Audrie & Daisy, the new documentary on Netflix from Bonni Cohen and Jon Shenk, is a harrowing and hopeful film that personalizes the larger-spectrum issue of rape culture. Focusing on Audrie Pott and Daisy Coleman, who were 15 and 14, respectively, when they were sexual assaulted by their peers, it examines with tenderness and a sharp eye the way cyberbullying compounds teen sexual assault to the point that girls are triply victimized. Each girl, after being assaulted, was ostracized and called names; Daisy’s harassment continued after her assaulter received the most meager slap on the wrist at trial. Audrie committed suicide before justice could carry her that far.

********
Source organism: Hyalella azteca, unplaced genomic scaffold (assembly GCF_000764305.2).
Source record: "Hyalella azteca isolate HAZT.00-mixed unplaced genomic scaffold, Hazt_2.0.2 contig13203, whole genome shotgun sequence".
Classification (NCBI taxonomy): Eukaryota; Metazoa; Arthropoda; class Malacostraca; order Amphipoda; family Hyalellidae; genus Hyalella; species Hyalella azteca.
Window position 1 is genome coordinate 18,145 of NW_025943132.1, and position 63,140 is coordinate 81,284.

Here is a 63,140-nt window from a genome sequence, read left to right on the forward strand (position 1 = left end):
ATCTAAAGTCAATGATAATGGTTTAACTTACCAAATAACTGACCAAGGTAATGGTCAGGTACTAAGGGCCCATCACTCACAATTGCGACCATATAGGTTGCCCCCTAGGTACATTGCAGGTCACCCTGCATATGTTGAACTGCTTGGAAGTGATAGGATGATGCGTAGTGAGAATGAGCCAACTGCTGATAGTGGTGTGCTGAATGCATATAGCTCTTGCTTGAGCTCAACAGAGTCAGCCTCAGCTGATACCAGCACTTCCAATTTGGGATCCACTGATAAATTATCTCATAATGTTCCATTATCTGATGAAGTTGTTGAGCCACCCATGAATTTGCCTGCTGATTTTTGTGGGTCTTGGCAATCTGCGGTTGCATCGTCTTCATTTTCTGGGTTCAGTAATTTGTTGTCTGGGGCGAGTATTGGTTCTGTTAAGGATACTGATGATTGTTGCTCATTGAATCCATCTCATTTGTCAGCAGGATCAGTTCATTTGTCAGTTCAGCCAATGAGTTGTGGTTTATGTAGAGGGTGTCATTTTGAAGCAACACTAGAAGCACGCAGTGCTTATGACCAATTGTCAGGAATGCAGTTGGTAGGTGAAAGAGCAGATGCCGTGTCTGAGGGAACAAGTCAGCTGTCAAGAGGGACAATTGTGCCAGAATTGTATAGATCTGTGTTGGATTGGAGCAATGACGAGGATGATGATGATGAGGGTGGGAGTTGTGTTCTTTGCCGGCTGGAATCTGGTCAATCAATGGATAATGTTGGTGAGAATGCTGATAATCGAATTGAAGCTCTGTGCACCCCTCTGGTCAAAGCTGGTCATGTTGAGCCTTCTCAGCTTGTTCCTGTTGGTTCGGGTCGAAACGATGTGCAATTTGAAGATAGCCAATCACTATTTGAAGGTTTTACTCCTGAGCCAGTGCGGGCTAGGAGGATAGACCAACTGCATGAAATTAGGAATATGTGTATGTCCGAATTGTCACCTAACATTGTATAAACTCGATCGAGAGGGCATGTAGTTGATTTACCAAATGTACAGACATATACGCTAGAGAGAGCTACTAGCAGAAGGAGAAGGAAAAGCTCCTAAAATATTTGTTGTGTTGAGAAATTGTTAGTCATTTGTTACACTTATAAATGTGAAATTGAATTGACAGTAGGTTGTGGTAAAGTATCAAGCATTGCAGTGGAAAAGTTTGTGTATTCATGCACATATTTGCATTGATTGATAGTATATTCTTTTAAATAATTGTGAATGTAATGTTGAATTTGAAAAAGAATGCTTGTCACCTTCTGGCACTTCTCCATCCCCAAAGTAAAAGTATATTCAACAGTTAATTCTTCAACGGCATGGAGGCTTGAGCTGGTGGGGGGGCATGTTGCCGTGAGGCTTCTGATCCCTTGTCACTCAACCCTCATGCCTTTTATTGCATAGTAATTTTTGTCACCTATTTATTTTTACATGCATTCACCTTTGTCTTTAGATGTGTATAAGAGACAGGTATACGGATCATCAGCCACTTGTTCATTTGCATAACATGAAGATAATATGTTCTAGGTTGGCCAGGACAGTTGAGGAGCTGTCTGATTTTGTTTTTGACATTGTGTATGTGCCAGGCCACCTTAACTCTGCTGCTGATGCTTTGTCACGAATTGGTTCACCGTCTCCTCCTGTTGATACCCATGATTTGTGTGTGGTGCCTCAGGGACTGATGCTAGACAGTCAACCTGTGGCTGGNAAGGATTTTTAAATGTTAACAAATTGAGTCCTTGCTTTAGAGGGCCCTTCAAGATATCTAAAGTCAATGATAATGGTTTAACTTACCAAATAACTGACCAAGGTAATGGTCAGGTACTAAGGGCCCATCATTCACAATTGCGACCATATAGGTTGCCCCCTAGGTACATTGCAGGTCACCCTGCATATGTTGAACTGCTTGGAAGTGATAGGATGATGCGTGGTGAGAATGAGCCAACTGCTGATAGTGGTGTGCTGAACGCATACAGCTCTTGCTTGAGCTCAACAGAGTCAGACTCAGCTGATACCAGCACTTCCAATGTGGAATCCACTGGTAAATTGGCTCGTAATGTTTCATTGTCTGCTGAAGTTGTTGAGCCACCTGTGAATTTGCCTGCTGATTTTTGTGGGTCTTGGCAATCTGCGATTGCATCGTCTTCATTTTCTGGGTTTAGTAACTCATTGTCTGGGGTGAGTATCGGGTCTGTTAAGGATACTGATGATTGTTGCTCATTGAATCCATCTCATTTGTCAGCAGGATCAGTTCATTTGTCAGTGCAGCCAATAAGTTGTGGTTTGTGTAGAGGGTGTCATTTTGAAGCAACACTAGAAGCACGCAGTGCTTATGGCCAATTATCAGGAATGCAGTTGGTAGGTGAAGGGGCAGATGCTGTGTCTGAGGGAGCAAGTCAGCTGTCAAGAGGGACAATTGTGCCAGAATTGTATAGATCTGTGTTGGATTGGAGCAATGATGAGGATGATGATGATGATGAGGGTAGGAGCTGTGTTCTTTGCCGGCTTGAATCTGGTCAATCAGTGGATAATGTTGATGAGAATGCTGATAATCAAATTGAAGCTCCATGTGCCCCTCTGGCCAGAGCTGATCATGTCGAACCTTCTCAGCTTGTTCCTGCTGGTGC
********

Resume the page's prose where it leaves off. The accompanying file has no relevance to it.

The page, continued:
The subterranean terror of Audrie & Daisy is that, taken apart, its small-town mundanity is deeply familiar and gives an even greater sense that it could happen to anyone, at anyplace, in any high school or middle school. But in Maryville, the Missouri town that dominated headlines in 2013, the lens also zooms in on how rape culture affects policy. In Matthew Barnett’s first interview with the sheriff about the party at his house where he assaulted Daisy Coleman, and his friend assaulted her friend Paige Parkhurst, he describes the circumstances with the drawl of a disattached teenager. “There was three guys there to begin with... We were just chillin’ there, watching Netflix. But, I’m assuming this is about Daisy?... She texted me... we picked them up... they came back to my house and we just chilled a little bit. But they had been drinking at their house.”